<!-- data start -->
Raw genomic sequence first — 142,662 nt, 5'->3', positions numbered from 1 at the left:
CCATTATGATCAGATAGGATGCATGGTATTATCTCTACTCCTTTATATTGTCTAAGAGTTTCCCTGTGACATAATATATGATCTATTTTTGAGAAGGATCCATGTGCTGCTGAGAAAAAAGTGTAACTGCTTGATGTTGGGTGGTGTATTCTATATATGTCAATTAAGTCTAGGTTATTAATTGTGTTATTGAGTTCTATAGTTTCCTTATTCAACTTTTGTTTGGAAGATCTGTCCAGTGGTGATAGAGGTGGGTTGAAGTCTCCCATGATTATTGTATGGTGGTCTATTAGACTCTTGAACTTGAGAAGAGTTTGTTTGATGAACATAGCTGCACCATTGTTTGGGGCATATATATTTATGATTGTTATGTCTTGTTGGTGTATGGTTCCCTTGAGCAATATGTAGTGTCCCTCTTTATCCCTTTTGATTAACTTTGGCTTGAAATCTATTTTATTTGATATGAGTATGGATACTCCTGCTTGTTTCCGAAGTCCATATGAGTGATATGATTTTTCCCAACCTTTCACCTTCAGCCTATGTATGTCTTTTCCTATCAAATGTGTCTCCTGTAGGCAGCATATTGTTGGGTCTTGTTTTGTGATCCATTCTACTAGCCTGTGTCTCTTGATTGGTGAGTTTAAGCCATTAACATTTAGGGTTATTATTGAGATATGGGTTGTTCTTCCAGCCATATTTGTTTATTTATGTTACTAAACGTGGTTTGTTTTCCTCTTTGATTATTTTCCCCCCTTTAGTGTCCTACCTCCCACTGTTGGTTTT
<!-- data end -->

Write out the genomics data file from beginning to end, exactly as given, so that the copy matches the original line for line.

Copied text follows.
Raw genomic sequence first — 142,662 nt, 5'->3', positions numbered from 1 at the left:
CCATTATGATCAGATAGGATGCATGGTATTATCTCTACTCCTTTATATTGTCTAAGAGTTTCCCTGTGACATAATATATGATCTATTTTTGAGAAGGATCCATGTGCTGCTGAGAAAAAAGTGTAACTGCTTGATGTTGGGTGGTGTATTCTATATATGTCAATTAAGTCTAGGTTATTAATTGTGTTATTGAGTTCTATAGTTTCCTTATTCAACTTTTGTTTGGAAGATCTGTCCAGTGGTGATAGAGGTGGGTTGAAGTCTCCCATGATTATTGTATGGTGGTCTATTAGACTCTTGAACTTGAGAAGAGTTTGTTTGATGAACATAGCTGCACCATTGTTTGGGGCATATATATTTATGATTGTTATGTCTTGTTGGTGTATGGTTCCCTTGAGCAATATGTAGTGTCCCTCTTTATCCCTTTTGATTAACTTTGGCTTGAAATCTATTTTATTTGATATGAGTATGGATACTCCTGCTTGTTTCCGAAGTCCATATGAGTGATATGATTTTTCCCAACCTTTCACCTTCAGCCTATGTATGTCTTTTCCTATCAAATGTGTCTCCTGTAGGCAGCATATTGTTGGGTCTTGTTTTGTGATCCATTCTACTAGCCTGTGTCTCTTGATTGGTGAGTTTAAGCCATTAACATTTAGGGTTATTATTGAGATATGGGTTGTTCTTCCAGCCATATTTGTTTATTTATGTTACTAAACGTGGTTTGTTTTCCTCTTTGATTATTTTCCCCCCTTTAGTGTCCTACCTCCCACTGTTGGTTTT